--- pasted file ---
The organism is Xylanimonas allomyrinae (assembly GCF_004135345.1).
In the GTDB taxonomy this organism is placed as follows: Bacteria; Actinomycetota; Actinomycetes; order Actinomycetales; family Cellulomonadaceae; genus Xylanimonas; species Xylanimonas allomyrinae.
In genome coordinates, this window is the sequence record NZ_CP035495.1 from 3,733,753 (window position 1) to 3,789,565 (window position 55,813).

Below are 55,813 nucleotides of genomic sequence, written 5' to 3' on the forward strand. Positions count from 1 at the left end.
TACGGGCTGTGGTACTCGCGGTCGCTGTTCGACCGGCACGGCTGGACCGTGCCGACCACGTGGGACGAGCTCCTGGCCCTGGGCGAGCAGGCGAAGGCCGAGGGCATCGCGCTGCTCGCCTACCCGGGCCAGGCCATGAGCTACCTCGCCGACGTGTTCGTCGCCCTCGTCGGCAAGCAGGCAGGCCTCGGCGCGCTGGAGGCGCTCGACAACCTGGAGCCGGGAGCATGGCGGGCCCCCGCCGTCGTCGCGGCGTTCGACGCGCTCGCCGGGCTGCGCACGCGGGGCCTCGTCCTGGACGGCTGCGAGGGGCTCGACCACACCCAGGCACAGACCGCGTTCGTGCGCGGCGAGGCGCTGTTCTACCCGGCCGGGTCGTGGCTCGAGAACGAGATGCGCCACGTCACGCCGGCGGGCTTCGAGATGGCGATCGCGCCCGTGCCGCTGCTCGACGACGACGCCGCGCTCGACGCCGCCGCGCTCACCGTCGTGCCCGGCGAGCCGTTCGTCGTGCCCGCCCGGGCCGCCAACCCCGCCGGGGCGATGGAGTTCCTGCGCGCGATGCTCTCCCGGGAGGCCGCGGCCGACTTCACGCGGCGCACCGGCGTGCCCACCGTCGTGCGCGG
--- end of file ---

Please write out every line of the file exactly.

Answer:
The organism is Xylanimonas allomyrinae (assembly GCF_004135345.1).
In the GTDB taxonomy this organism is placed as follows: Bacteria; Actinomycetota; Actinomycetes; order Actinomycetales; family Cellulomonadaceae; genus Xylanimonas; species Xylanimonas allomyrinae.
In genome coordinates, this window is the sequence record NZ_CP035495.1 from 3,733,753 (window position 1) to 3,789,565 (window position 55,813).

Below are 55,813 nucleotides of genomic sequence, written 5' to 3' on the forward strand. Positions count from 1 at the left end.
TACGGGCTGTGGTACTCGCGGTCGCTGTTCGACCGGCACGGCTGGACCGTGCCGACCACGTGGGACGAGCTCCTGGCCCTGGGCGAGCAGGCGAAGGCCGAGGGCATCGCGCTGCTCGCCTACCCGGGCCAGGCCATGAGCTACCTCGCCGACGTGTTCGTCGCCCTCGTCGGCAAGCAGGCAGGCCTCGGCGCGCTGGAGGCGCTCGACAACCTGGAGCCGGGAGCATGGCGGGCCCCCGCCGTCGTCGCGGCGTTCGACGCGCTCGCCGGGCTGCGCACGCGGGGCCTCGTCCTGGACGGCTGCGAGGGGCTCGACCACACCCAGGCACAGACCGCGTTCGTGCGCGGCGAGGCGCTGTTCTACCCGGCCGGGTCGTGGCTCGAGAACGAGATGCGCCACGTCACGCCGGCGGGCTTCGAGATGGCGATCGCGCCCGTGCCGCTGCTCGACGACGACGCCGCGCTCGACGCCGCCGCGCTCACCGTCGTGCCCGGCGAGCCGTTCGTCGTGCCCGCCCGGGCCGCCAACCCCGCCGGGGCGATGGAGTTCCTGCGCGCGATGCTCTCCCGGGAGGCCGCGGCCGACTTCACGCGGCGCACCGGCGTGCCCACCGTCGTGCGCGG